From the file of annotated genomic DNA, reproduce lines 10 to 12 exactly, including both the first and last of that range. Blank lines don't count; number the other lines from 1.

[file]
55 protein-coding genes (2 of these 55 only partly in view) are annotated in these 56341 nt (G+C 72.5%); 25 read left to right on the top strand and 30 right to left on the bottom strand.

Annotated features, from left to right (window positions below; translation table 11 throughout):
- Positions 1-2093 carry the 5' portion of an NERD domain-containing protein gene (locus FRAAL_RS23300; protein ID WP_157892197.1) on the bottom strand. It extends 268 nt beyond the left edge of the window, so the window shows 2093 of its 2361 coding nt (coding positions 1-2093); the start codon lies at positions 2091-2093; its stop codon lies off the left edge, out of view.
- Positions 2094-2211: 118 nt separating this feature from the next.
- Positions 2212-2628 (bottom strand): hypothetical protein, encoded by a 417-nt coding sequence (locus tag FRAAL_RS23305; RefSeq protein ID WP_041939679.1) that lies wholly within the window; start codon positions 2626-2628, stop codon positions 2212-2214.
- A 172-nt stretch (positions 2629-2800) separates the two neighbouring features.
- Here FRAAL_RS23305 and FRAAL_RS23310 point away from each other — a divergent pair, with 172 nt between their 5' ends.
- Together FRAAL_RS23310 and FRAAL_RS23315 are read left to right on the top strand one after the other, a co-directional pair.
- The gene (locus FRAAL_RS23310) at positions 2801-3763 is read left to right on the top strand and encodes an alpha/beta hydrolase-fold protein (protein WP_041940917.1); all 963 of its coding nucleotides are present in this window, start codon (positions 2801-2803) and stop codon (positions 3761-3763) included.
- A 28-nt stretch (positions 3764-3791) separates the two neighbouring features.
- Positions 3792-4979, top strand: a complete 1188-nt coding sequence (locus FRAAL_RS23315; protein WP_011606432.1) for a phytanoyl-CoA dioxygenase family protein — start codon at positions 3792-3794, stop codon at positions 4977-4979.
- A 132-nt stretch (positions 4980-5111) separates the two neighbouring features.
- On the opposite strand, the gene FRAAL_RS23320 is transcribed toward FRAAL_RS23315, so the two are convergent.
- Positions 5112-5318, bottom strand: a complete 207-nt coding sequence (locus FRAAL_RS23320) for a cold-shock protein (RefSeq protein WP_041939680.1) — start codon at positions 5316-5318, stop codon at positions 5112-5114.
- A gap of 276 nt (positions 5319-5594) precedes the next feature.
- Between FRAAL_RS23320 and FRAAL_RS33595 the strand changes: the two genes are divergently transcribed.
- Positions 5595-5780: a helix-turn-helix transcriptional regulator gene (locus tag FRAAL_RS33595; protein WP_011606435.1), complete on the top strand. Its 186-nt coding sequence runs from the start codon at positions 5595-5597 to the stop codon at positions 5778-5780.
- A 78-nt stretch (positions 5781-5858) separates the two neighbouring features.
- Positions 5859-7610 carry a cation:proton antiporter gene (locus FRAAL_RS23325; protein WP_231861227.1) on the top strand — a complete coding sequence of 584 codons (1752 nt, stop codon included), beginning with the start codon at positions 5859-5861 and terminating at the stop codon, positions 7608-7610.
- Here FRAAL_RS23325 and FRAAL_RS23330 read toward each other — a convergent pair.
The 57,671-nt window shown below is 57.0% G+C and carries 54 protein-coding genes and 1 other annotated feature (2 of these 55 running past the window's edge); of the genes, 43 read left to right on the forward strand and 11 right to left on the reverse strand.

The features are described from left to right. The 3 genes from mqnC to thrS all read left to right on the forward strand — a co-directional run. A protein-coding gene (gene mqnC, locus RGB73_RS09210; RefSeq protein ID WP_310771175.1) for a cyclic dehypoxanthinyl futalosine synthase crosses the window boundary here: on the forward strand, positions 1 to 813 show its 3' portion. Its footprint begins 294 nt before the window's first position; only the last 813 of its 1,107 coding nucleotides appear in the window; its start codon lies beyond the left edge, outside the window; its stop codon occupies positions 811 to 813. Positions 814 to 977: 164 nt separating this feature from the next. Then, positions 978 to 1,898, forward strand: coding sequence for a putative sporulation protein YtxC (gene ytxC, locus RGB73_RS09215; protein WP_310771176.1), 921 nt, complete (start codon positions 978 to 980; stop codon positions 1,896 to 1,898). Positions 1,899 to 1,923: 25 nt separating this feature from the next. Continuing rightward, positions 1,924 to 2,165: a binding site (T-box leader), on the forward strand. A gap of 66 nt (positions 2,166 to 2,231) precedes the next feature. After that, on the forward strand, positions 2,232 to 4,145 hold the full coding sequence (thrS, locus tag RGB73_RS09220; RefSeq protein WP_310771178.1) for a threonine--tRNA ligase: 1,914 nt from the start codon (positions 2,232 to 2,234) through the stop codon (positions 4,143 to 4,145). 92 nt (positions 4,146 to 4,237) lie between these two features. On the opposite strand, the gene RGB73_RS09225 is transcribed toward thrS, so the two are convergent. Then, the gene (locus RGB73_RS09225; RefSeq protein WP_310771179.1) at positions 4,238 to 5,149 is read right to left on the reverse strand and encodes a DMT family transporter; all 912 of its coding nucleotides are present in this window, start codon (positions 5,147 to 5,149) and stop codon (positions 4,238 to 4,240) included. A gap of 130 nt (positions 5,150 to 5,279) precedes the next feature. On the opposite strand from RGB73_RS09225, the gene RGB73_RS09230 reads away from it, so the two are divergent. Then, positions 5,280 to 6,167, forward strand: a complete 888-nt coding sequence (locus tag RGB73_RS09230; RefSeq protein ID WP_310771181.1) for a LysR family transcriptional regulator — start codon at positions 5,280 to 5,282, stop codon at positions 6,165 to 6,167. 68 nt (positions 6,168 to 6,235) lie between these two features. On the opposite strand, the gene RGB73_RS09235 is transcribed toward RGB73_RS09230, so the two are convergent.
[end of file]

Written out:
- A 28-nt stretch (positions 3764-3791) separates the two neighbouring features.
- Positions 3792-4979, top strand: a complete 1188-nt coding sequence (locus FRAAL_RS23315; protein WP_011606432.1) for a phytanoyl-CoA dioxygenase family protein — start codon at positions 3792-3794, stop codon at positions 4977-4979.
- A 132-nt stretch (positions 4980-5111) separates the two neighbouring features.